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The Track Bike Part 4

28 Aug

So we now finally go to the last part of the discussion about the track bike. You can review the previous posts if you feel lost. This time we’re going to discuss about one of the most important things regarding a track bike: GEARS.

The biggest difference between track and road racing is the attitude towards and use of gears. Gearing on the road isn’t thought about all that much, except perhaps for juniors who have to comply with gear restrictions. At any given time, riders commonly don’t know what gear they are in. By contrast, on the track, gears are a precise matter, and gears are chosen very specifically for each event.

As an opening note, track racers talk in gear inches – not teeth. It’s much more precise and frankly easier to say. A roadie at the track is easy to spot because they will talk about gears in terms of teeth rather than inches. If you’re going to get into track racing, it’s worth learning and thinking about gears in terms of inches. To help you do that, I’ll make reference to both systems below.

Track racers invariably use much smaller gears (and therefore, pedal at much higher cadences) than their peers on the road. When Tom Boonen winds up a sprint on the road, he is in a 53 x 11 or 53 x 12, which yield 126” and 116” gears, respectively. If his sprint tops out at 60kph (37mph), his cadence will max out at either 100 rpm’s exactly (in the 53 x 11), or 109 rpm’s (in the 53 x 12).

By comparison, elite track racers commonly hit 60kph, but would never use a gear larger than 50 x 14 (94”), and more likely would be riding a 49 x14 (92”) or 51 x 15 (90”). So, at 60kph, their cadence is between 134rpms (50 x 14) and 141rpms (51 x 15). To put this in road terms, for an elite track race – say, the World Points Race Championship – the world’s top riders will do the entire race in a gear just a little bit smaller than a 53 x 15.

That’s a pretty big difference in approach. A road racer would never limit himself to a maximum of a 53 x 15 – but that’s what the top track racers do.

The real difference between road and track racing is best understood when you realize that track racers don’t just provide short bursts at 140rpms. Because elite track races commonly proceed at 50 – 55kph (31 – 34mph) for long periods, track racers sustain 120 – 130rpms throughout much of the race, and then accelerate to over 140rpms for the sprints. Hitting 140rpm’s for a sprint isn’t hard – any roadie can do that. Sustaining 120 to 130rpm’s for an entire race (no freewheeling!) and then hitting 140+ rpm’s in the sprint is impossible for most roadies – it takes some training.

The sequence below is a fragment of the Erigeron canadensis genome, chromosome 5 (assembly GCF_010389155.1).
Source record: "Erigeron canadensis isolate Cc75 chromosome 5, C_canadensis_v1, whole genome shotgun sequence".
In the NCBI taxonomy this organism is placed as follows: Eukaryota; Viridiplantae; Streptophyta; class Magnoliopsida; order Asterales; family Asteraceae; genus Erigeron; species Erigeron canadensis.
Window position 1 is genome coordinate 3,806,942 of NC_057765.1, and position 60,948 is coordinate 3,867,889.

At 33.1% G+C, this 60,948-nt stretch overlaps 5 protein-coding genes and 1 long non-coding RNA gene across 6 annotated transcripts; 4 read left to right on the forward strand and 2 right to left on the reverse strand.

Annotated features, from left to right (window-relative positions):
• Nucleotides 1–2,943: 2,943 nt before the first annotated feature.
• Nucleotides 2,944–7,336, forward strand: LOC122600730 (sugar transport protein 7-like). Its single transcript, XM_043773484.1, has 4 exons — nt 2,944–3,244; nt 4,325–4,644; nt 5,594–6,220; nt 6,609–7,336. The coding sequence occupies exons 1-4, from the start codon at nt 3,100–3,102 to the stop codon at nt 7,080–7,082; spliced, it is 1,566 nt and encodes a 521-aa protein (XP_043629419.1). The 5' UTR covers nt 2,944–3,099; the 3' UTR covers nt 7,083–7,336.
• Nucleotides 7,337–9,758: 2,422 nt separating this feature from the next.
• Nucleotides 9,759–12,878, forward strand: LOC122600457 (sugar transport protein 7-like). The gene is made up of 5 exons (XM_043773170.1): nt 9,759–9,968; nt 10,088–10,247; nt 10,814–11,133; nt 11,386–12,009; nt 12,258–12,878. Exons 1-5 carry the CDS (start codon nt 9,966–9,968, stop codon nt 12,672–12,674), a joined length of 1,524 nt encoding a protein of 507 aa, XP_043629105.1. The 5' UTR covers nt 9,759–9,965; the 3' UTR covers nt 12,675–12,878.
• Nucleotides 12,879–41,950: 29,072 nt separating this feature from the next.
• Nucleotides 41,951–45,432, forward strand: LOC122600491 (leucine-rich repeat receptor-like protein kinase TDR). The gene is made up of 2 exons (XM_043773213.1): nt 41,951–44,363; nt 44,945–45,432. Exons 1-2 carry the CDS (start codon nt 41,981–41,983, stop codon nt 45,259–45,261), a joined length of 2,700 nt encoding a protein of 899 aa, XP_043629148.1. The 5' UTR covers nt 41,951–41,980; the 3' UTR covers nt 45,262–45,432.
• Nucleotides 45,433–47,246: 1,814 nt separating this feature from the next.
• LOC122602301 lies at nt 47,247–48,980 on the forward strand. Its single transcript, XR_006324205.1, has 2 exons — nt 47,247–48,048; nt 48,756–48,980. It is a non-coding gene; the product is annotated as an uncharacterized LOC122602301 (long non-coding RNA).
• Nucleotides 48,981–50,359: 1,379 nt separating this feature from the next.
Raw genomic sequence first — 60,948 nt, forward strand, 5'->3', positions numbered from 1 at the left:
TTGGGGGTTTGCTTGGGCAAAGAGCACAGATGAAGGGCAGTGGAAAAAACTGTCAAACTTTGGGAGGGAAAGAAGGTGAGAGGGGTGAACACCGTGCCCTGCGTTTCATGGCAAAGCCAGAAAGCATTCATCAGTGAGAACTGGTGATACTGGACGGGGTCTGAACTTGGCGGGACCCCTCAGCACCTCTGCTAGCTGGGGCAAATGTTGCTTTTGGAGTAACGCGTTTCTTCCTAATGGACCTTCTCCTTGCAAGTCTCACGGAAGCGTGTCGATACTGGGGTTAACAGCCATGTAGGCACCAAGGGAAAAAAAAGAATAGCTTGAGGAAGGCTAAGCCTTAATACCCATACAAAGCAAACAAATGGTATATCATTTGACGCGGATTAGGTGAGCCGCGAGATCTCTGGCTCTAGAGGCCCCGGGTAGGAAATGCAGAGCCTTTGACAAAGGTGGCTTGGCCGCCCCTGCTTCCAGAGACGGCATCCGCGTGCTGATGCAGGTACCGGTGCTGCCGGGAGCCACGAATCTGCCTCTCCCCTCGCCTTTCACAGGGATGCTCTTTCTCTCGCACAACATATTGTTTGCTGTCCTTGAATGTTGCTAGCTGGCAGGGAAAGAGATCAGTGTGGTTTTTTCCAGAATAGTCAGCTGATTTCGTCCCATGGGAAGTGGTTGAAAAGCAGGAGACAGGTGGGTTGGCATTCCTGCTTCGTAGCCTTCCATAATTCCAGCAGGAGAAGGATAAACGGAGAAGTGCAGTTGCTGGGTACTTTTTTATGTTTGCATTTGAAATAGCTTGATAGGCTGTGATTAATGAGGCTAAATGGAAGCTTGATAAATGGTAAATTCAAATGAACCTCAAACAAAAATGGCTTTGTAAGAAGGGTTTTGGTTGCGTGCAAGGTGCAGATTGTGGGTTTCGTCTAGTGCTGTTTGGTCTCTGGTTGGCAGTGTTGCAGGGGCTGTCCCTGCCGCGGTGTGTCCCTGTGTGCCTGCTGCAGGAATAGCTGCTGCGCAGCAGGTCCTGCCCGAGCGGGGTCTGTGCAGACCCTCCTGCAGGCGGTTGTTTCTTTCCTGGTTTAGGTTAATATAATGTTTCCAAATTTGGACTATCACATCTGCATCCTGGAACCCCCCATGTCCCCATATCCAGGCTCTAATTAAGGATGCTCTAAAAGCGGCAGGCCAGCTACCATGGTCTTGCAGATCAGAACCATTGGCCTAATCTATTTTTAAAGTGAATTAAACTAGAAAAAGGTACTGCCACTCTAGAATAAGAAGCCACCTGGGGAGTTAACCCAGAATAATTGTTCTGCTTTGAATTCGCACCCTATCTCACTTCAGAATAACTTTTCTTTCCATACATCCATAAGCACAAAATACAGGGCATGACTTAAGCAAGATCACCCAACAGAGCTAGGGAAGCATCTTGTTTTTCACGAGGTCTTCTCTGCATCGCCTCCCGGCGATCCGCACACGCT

So – understandably, when they start out on the track, many experienced roadies just figure that the track racers must have it wrong, and choose an enormous gear (say, a 51 x 14 – 95.5”). That’s what I did. It doesn’t work. After a while, they come around.

So, why do track racers use such small gears? There are probably other explanations beyond what I will offer here. I am not a physicist. But I’ll give you my angle on it.

If you’re going into a race with only one gear, you are going to optimize that gear to the most critical moments in the race. But the most critical moments in a race aren’t just the sprints; they are the accelerations, too. The problem with riding a relatively large gear on the track is that it accelerates more slowly (a distinct disadvantage when you need to jump hard to stay near the front), and ramping that gear up for repeated accelerations will burn your legs out over the course of a race.

So, in simple terms, you want a gear that can do two things: efficiently get you through repeated accelerations from 40 to 50kph, and also get you up to 55 – 60kph for the sprints. In a typical 92” gear (49 x 14), when the field is proceeding along at 40kph (25mph), you will be turning 91rpm’s. When there’s an acceleration up to 50kph, you will need to produce 114rpm’s. To accelerate again up to 60kph, you will hit 137rpm’s.

These accelerations are easier to do in a smaller gear than in a larger one. A true roadie might choose a 53 x 14 (99”) for a perfectly flat race where the speeds range from 40 to 60kph. Certainly, for the 60kph sprints, that gear will wind up to a respectable 126rpm’s. But at 40kph, a 99” gear will be grinding along at 84rpms, and at 35kph (22mph) the gear would truly be in slow motion at 73rpm’s.

Now, I suspect this analysis won’t be entirely satisfying, especially to roadies who haven’t tried the track. I won’t claim that this is the whole story – there are surely more and better explanations for why experienced trackies all use smaller gears than road racers do. Other factors may include the fact that there is no freewheeling – so track racers never get to rest their legs altogether between major efforts. Or the fact that it’s harder to get out of the saddle on the track, particularly in the corners of a steeply banked track, so simply accelerating a large gear by standing up and using your body weight for leverage isn’t as easy to do.